Vintage Cameras by Format

Kodak Instamatic X-35

The Kodak Instamatic X-35 is a plastic viewfinder camera designed to take Kodak’s then-popular 126 cartridge film. It’s got a 41mm f/8 Kodar lens with two focus zones: two to six feet and six feet to infinity. The shutter has two speeds: 1/90 and 1/45 for flash photography.

Yashica Electro 35 GS

The Yashica Electro 35 GS is a variant of the wildly popular Yashica Electro 35, the first ever camera with full electronic automatic exposure. The GS model you see above also sports gold-plated electrical contacts and boasts a “Color Yashinon” 45mm f/1.7 lens which is completely identical to the standard (greyscale?) Yashinon but was named as such by their marketing department to capitalize on the growing popularity of color film at the time.

Olympus Infinity Twin

The Olympus Infinity Twin (also known outside the US as the AF-1 Twin) is unusual among compact point and shoots in that it has two lenses (a wide-angle 35mm f/3.5 and a telephoto 70mm f/6.3) that you can switch between with a touch of a tiny red button. It also inherits the rugged body designed for the world’s first weatherproof automatic 35mm camera: the original Olympus Infinity/AF-1 which makes it even more unique.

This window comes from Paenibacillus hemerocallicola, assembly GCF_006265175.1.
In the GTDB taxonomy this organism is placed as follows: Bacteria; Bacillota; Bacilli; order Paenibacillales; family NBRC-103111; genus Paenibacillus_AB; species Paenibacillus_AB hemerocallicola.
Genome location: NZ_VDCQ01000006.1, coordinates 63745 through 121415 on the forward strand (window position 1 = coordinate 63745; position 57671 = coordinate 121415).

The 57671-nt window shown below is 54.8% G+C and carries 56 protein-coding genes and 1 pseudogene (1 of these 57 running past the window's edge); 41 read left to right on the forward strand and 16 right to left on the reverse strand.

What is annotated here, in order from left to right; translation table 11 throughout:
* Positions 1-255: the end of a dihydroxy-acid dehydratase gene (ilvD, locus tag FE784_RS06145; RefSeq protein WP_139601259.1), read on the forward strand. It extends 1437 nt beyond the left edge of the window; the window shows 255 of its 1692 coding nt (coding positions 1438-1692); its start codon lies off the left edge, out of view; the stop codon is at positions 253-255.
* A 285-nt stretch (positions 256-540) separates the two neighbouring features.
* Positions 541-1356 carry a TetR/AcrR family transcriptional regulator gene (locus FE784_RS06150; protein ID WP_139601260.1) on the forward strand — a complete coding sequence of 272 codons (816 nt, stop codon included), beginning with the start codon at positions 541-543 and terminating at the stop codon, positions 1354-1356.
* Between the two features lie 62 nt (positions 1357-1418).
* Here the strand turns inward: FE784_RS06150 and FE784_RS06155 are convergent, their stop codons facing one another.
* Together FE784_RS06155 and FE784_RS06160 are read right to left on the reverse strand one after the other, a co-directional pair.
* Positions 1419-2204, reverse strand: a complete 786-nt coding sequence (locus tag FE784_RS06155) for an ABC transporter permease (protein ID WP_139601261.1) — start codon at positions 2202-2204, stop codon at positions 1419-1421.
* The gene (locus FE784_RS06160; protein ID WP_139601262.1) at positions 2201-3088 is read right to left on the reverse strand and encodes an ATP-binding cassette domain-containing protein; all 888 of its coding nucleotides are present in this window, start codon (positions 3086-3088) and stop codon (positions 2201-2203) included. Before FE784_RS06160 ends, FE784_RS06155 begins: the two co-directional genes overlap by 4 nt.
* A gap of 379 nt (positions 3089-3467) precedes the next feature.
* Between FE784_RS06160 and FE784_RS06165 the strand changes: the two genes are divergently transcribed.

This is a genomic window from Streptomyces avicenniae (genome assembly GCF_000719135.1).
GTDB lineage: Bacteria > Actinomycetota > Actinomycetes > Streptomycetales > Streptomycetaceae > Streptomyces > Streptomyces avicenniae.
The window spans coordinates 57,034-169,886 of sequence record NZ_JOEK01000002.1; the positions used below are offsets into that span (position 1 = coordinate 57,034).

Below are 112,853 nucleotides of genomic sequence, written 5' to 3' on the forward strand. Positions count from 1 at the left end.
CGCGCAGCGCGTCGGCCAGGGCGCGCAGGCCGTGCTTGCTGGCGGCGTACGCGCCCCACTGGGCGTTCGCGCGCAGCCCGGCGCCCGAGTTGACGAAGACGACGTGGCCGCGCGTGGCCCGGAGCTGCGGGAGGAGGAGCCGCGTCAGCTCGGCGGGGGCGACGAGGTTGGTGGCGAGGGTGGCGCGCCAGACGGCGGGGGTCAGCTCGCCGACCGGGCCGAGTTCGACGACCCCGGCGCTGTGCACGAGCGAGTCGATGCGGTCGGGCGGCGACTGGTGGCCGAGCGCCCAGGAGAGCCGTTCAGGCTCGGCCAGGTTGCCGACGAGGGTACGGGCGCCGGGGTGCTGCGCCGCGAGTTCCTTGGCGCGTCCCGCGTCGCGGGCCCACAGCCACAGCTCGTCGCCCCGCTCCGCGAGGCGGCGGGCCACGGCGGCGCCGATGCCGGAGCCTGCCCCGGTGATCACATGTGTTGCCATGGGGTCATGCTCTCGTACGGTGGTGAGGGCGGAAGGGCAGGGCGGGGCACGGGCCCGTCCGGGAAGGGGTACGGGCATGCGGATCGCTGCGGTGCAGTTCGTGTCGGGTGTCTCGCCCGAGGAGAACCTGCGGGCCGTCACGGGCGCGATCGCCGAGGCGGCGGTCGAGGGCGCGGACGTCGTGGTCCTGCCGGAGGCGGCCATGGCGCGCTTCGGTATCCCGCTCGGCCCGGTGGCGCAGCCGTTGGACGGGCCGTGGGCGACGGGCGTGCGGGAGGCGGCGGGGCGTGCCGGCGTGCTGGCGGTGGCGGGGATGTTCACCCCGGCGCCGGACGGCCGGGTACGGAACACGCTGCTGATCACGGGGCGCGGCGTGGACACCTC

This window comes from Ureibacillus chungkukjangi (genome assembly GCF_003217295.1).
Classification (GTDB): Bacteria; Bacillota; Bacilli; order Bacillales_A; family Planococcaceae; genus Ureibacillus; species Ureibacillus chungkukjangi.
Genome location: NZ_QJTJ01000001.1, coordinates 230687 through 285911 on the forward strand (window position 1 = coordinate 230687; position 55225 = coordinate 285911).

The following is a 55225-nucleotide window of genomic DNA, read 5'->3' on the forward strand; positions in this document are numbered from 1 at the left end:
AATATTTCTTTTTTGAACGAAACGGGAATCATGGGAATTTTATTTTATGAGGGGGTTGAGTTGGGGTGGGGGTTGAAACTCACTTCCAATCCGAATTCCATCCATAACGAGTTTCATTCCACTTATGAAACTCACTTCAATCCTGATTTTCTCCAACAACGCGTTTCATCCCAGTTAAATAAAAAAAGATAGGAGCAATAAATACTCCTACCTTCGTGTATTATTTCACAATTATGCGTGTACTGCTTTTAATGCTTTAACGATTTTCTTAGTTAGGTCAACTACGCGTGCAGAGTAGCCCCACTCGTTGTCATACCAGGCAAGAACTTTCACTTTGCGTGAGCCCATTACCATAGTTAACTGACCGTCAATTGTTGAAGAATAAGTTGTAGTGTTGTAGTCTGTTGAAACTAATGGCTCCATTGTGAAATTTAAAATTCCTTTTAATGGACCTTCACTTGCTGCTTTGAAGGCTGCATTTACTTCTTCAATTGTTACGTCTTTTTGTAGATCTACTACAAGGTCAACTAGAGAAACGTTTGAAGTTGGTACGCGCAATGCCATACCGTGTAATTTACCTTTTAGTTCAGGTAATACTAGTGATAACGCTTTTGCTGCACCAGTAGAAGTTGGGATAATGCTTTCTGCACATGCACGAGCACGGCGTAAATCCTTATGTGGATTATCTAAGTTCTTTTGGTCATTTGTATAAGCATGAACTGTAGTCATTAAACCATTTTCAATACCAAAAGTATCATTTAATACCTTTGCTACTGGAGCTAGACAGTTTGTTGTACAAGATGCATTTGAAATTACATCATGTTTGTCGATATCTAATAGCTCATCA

No.1 Pocket Kodak

The No.1 Pocket Kodak is designed to take Kodak’s then-popular but ultimately short-lived autographic film which allows you to use the camera’s metal stylus (which is usually found attached to the brackets just next to the shutter lever but is missing from mine) to record information about the photograph you just took by opening the squat T-shaped window on the rear panel of the camera and writing directly onto the margin of the negative via carbon transfer paper. Regular 120 film also works, of course.

Agfa B-2 Cadet

The Agfa B-2 Cadet is a simple box camera introduced in 1937 by Agfa. Even though the Cadet is a German camera designed in Germany, it was actually manufactured in Binghamton, New York in the factory of American camera company Ansco since they were owned by Agfa at the time. In fact, the company was known as Agfa-Ansco from 1928 until 1941 when the United States entered the Second World War and seized control of Ansco back from the Germans.